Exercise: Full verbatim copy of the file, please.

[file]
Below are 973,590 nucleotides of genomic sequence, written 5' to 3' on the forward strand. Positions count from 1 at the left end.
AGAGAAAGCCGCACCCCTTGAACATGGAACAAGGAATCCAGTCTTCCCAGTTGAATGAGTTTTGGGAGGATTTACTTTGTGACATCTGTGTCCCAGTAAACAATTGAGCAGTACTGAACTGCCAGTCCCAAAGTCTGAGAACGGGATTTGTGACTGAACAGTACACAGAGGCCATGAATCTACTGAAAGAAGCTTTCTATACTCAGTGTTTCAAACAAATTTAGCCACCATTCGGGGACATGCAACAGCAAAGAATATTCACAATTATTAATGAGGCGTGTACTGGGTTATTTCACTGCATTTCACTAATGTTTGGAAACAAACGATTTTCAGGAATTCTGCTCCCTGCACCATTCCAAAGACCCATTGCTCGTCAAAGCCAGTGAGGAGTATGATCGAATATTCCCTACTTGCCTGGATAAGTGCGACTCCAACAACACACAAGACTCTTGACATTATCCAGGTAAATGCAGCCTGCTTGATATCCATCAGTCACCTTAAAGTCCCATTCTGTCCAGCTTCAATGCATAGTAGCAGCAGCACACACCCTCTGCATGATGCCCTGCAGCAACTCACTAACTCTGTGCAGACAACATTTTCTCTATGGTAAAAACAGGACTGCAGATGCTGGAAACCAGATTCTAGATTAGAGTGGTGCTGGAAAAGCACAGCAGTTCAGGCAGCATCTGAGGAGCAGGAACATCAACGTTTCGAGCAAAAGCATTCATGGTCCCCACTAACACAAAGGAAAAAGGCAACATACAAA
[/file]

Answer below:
Below are 973,590 nucleotides of genomic sequence, written 5' to 3' on the forward strand. Positions count from 1 at the left end.
AGAGAAAGCCGCACCCCTTGAACATGGAACAAGGAATCCAGTCTTCCCAGTTGAATGAGTTTTGGGAGGATTTACTTTGTGACATCTGTGTCCCAGTAAACAATTGAGCAGTACTGAACTGCCAGTCCCAAAGTCTGAGAACGGGATTTGTGACTGAACAGTACACAGAGGCCATGAATCTACTGAAAGAAGCTTTCTATACTCAGTGTTTCAAACAAATTTAGCCACCATTCGGGGACATGCAACAGCAAAGAATATTCACAATTATTAATGAGGCGTGTACTGGGTTATTTCACTGCATTTCACTAATGTTTGGAAACAAACGATTTTCAGGAATTCTGCTCCCTGCACCATTCCAAAGACCCATTGCTCGTCAAAGCCAGTGAGGAGTATGATCGAATATTCCCTACTTGCCTGGATAAGTGCGACTCCAACAACACACAAGACTCTTGACATTATCCAGGTAAATGCAGCCTGCTTGATATCCATCAGTCACCTTAAAGTCCCATTCTGTCCAGCTTCAATGCATAGTAGCAGCAGCACACACCCTCTGCATGATGCCCTGCAGCAACTCACTAACTCTGTGCAGACAACATTTTCTCTATGGTAAAAACAGGACTGCAGATGCTGGAAACCAGATTCTAGATTAGAGTGGTGCTGGAAAAGCACAGCAGTTCAGGCAGCATCTGAGGAGCAGGAACATCAACGTTTCGAGCAAAAGCATTCATGGTCCCCACTAACACAAAGGAAAAAGGCAACATACAAA